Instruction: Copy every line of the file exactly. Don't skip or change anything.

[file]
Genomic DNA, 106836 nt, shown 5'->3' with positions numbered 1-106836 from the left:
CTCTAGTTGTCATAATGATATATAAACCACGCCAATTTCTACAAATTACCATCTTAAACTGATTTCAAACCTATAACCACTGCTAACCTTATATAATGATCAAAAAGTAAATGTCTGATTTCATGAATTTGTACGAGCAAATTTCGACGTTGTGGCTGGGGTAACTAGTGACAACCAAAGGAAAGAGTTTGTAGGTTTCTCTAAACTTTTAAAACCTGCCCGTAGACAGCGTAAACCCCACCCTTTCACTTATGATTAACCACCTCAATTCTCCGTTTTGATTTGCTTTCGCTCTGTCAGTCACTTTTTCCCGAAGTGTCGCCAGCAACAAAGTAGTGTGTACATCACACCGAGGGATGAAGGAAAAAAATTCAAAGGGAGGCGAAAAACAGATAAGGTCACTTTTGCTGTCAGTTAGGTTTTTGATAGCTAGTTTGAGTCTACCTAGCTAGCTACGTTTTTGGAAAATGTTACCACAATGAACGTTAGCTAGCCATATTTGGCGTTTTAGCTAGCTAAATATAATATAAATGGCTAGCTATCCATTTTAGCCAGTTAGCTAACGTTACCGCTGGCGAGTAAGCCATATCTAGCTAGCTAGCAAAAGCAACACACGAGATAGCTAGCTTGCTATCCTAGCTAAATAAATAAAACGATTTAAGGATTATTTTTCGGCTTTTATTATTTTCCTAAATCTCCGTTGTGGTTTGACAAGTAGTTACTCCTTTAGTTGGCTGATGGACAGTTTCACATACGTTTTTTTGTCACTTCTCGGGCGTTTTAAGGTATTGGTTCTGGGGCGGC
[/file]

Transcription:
Genomic DNA, 106836 nt, shown 5'->3' with positions numbered 1-106836 from the left:
CTCTAGTTGTCATAATGATATATAAACCACGCCAATTTCTACAAATTACCATCTTAAACTGATTTCAAACCTATAACCACTGCTAACCTTATATAATGATCAAAAAGTAAATGTCTGATTTCATGAATTTGTACGAGCAAATTTCGACGTTGTGGCTGGGGTAACTAGTGACAACCAAAGGAAAGAGTTTGTAGGTTTCTCTAAACTTTTAAAACCTGCCCGTAGACAGCGTAAACCCCACCCTTTCACTTATGATTAACCACCTCAATTCTCCGTTTTGATTTGCTTTCGCTCTGTCAGTCACTTTTTCCCGAAGTGTCGCCAGCAACAAAGTAGTGTGTACATCACACCGAGGGATGAAGGAAAAAAATTCAAAGGGAGGCGAAAAACAGATAAGGTCACTTTTGCTGTCAGTTAGGTTTTTGATAGCTAGTTTGAGTCTACCTAGCTAGCTACGTTTTTGGAAAATGTTACCACAATGAACGTTAGCTAGCCATATTTGGCGTTTTAGCTAGCTAAATATAATATAAATGGCTAGCTATCCATTTTAGCCAGTTAGCTAACGTTACCGCTGGCGAGTAAGCCATATCTAGCTAGCTAGCAAAAGCAACACACGAGATAGCTAGCTTGCTATCCTAGCTAAATAAATAAAACGATTTAAGGATTATTTTTCGGCTTTTATTATTTTCCTAAATCTCCGTTGTGGTTTGACAAGTAGTTACTCCTTTAGTTGGCTGATGGACAGTTTCACATACGTTTTTTTGTCACTTCTCGGGCGTTTTAAGGTATTGGTTCTGGGGCGGC